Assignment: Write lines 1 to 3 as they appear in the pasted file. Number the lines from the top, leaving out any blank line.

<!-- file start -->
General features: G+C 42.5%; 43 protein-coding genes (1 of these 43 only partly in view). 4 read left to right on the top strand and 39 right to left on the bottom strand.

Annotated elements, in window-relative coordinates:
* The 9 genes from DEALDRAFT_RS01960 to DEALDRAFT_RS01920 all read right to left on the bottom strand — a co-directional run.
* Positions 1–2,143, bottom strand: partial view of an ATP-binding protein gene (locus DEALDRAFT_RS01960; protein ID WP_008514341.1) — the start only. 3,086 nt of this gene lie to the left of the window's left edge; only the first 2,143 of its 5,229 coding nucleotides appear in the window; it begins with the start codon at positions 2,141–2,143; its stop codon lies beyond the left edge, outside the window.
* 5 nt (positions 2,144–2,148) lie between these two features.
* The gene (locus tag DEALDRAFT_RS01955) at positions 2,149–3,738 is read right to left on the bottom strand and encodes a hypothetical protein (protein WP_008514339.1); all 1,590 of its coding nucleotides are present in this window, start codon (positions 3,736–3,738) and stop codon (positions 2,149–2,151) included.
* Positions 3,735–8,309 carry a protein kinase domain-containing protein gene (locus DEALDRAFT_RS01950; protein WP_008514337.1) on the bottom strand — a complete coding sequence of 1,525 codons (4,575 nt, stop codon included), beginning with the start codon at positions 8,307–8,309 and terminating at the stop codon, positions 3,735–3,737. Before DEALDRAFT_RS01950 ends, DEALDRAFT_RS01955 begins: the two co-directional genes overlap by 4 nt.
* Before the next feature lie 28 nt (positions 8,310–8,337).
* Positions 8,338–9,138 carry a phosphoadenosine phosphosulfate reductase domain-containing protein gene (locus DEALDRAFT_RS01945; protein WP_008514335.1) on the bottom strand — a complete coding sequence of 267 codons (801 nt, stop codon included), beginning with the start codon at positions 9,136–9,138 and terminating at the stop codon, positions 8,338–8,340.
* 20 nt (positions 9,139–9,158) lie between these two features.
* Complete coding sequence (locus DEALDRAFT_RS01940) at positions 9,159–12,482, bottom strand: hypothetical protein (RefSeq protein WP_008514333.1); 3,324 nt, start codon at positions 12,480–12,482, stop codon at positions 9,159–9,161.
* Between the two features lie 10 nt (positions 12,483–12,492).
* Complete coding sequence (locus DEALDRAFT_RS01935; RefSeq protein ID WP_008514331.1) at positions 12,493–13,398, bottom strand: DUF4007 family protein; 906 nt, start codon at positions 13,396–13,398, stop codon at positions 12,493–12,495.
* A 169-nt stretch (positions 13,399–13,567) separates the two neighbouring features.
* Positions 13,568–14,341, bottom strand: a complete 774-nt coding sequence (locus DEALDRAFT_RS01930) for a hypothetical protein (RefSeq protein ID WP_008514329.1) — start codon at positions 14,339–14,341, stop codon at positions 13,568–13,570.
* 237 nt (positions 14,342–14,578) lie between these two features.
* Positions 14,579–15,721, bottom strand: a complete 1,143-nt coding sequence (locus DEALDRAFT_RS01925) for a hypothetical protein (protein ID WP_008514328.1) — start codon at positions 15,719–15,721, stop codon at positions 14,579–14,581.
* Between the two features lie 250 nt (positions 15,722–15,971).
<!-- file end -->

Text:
General features: G+C 42.5%; 43 protein-coding genes (1 of these 43 only partly in view). 4 read left to right on the top strand and 39 right to left on the bottom strand.

Annotated elements, in window-relative coordinates:
* The 9 genes from DEALDRAFT_RS01960 to DEALDRAFT_RS01920 all read right to left on the bottom strand — a co-directional run.